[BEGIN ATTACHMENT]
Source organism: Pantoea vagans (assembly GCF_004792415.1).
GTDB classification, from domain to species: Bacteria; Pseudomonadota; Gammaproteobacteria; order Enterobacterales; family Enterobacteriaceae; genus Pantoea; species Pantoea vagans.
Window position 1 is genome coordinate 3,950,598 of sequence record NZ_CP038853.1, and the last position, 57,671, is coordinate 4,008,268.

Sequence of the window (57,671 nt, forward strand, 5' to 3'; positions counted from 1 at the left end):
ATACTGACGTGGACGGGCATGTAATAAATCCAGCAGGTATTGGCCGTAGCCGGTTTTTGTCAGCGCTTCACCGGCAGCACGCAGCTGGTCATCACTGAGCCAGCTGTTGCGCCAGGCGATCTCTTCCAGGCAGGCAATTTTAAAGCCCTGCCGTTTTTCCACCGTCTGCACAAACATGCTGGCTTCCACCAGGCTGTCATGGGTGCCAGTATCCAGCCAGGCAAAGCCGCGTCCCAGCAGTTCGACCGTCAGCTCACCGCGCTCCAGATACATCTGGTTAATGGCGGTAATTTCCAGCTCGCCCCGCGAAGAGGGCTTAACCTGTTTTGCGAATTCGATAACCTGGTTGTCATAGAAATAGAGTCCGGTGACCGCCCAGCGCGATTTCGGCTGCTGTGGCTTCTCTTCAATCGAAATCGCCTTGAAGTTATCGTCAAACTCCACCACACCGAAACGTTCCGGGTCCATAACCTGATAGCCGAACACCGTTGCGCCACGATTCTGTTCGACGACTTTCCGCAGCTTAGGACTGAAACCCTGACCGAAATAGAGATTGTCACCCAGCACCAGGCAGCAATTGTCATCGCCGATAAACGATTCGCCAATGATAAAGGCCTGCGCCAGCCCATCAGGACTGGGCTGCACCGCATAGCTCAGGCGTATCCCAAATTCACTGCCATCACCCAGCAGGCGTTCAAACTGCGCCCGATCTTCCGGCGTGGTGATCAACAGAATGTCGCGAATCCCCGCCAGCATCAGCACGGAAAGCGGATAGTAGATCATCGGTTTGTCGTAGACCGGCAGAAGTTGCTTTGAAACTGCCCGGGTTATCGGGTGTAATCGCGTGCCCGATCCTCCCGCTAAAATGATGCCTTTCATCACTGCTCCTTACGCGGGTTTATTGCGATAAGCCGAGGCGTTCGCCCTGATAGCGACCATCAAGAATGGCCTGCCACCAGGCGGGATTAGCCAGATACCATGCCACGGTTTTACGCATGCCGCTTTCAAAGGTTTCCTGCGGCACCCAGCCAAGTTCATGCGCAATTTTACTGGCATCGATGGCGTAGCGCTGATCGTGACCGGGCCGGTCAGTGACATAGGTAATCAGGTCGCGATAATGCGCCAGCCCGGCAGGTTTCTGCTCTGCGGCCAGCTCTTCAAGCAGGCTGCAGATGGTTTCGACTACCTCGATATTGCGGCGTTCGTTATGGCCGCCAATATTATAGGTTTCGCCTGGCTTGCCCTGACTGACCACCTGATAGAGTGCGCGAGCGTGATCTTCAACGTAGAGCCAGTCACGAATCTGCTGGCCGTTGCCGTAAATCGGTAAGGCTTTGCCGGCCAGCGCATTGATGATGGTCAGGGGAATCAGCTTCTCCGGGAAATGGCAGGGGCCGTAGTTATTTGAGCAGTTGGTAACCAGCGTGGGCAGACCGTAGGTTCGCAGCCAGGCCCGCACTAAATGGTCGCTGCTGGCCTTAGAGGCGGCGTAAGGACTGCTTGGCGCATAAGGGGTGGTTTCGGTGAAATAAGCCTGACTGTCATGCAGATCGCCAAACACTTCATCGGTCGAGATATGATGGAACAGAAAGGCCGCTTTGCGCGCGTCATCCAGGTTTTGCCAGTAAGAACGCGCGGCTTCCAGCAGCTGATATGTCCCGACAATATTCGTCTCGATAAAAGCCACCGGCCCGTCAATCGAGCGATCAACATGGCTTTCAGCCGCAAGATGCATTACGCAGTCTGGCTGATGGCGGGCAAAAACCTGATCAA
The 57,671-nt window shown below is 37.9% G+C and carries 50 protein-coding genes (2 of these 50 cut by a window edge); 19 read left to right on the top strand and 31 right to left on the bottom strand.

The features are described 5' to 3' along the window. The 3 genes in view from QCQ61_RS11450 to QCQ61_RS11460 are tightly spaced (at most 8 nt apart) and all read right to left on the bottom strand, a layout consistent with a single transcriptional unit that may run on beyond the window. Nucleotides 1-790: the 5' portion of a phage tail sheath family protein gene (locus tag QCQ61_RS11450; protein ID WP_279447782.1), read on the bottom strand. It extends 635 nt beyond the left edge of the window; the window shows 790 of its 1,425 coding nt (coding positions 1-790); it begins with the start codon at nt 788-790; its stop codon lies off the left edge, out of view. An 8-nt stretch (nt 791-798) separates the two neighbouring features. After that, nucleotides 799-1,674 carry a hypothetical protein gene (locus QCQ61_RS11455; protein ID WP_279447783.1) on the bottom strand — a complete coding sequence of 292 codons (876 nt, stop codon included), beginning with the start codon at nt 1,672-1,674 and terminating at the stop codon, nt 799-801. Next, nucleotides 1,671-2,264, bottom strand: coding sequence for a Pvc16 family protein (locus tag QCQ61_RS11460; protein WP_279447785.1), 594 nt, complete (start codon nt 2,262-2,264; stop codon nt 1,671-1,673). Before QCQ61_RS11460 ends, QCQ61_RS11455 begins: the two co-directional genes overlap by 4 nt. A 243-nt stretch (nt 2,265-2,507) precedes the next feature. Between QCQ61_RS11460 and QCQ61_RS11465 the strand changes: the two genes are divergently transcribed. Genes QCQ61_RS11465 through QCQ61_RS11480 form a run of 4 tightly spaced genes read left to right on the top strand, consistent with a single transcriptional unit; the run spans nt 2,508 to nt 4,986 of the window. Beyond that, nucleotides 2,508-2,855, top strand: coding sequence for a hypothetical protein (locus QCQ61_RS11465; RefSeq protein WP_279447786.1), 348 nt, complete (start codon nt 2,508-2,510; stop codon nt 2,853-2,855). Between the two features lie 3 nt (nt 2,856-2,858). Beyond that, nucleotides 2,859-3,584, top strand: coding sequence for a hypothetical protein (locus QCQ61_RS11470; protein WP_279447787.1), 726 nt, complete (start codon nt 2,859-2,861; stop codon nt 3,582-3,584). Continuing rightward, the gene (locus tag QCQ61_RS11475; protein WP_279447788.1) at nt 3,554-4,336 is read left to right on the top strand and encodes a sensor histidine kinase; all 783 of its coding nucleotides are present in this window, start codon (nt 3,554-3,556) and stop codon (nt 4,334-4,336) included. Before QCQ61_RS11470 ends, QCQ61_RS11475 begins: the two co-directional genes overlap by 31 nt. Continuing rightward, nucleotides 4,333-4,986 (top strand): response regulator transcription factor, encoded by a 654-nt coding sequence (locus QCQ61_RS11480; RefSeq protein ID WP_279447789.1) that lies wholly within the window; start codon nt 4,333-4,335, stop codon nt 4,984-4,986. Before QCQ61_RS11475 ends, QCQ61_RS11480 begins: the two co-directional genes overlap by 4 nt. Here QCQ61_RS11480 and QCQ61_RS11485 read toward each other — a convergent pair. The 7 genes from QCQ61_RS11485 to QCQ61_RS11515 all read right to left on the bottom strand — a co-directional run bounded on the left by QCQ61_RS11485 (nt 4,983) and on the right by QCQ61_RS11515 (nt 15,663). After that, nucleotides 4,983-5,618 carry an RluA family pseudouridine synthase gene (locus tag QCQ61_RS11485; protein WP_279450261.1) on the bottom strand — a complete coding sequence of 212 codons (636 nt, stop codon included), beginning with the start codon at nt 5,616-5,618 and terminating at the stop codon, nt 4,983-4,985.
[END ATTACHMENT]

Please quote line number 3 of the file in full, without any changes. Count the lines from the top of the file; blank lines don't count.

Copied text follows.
Window position 1 is genome coordinate 3,950,598 of sequence record NZ_CP038853.1, and the last position, 57,671, is coordinate 4,008,268.